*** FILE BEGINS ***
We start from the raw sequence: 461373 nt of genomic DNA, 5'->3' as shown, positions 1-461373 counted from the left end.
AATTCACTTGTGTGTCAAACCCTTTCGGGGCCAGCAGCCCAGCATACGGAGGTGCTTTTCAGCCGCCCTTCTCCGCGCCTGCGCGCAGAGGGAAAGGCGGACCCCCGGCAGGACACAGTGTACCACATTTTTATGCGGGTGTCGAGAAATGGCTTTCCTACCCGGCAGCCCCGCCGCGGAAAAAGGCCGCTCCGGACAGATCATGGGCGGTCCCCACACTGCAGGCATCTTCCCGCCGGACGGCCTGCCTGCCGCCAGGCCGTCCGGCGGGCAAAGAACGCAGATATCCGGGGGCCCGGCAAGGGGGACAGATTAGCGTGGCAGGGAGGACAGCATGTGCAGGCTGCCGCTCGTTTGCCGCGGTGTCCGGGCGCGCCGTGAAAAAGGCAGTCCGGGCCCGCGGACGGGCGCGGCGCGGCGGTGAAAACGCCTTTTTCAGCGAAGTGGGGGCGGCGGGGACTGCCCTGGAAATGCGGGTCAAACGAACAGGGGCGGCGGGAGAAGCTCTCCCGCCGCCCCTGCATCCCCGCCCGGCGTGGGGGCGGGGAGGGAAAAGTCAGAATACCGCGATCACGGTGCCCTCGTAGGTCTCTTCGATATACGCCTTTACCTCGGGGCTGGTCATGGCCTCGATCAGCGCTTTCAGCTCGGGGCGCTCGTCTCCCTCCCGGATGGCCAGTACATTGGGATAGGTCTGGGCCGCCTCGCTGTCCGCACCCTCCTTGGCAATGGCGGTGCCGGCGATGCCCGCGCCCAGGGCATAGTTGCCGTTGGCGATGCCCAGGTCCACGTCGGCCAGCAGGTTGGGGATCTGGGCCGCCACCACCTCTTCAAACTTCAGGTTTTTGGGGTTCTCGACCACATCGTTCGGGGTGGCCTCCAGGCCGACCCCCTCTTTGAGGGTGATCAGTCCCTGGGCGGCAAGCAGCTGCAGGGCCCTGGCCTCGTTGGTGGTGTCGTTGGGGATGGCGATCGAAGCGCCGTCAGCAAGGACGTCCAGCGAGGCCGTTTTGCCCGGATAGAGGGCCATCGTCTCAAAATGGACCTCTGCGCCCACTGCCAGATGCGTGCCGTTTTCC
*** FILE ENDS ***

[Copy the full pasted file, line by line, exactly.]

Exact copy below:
We start from the raw sequence: 461373 nt of genomic DNA, 5'->3' as shown, positions 1-461373 counted from the left end.
AATTCACTTGTGTGTCAAACCCTTTCGGGGCCAGCAGCCCAGCATACGGAGGTGCTTTTCAGCCGCCCTTCTCCGCGCCTGCGCGCAGAGGGAAAGGCGGACCCCCGGCAGGACACAGTGTACCACATTTTTATGCGGGTGTCGAGAAATGGCTTTCCTACCCGGCAGCCCCGCCGCGGAAAAAGGCCGCTCCGGACAGATCATGGGCGGTCCCCACACTGCAGGCATCTTCCCGCCGGACGGCCTGCCTGCCGCCAGGCCGTCCGGCGGGCAAAGAACGCAGATATCCGGGGGCCCGGCAAGGGGGACAGATTAGCGTGGCAGGGAGGACAGCATGTGCAGGCTGCCGCTCGTTTGCCGCGGTGTCCGGGCGCGCCGTGAAAAAGGCAGTCCGGGCCCGCGGACGGGCGCGGCGCGGCGGTGAAAACGCCTTTTTCAGCGAAGTGGGGGCGGCGGGGACTGCCCTGGAAATGCGGGTCAAACGAACAGGGGCGGCGGGAGAAGCTCTCCCGCCGCCCCTGCATCCCCGCCCGGCGTGGGGGCGGGGAGGGAAAAGTCAGAATACCGCGATCACGGTGCCCTCGTAGGTCTCTTCGATATACGCCTTTACCTCGGGGCTGGTCATGGCCTCGATCAGCGCTTTCAGCTCGGGGCGCTCGTCTCCCTCCCGGATGGCCAGTACATTGGGATAGGTCTGGGCCGCCTCGCTGTCCGCACCCTCCTTGGCAATGGCGGTGCCGGCGATGCCCGCGCCCAGGGCATAGTTGCCGTTGGCGATGCCCAGGTCCACGTCGGCCAGCAGGTTGGGGATCTGGGCCGCCACCACCTCTTCAAACTTCAGGTTTTTGGGGTTCTCGACCACATCGTTCGGGGTGGCCTCCAGGCCGACCCCCTCTTTGAGGGTGATCAGTCCCTGGGCGGCAAGCAGCTGCAGGGCCCTGGCCTCGTTGGTGGTGTCGTTGGGGATGGCGATCGAAGCGCCGTCAGCAAGGACGTCCAGCGAGGCCGTTTTGCCCGGATAGAGGGCCATCGTCTCAAAATGGACCTCTGCGCCCACTGCCAGATGCGTGCCGTTTTCC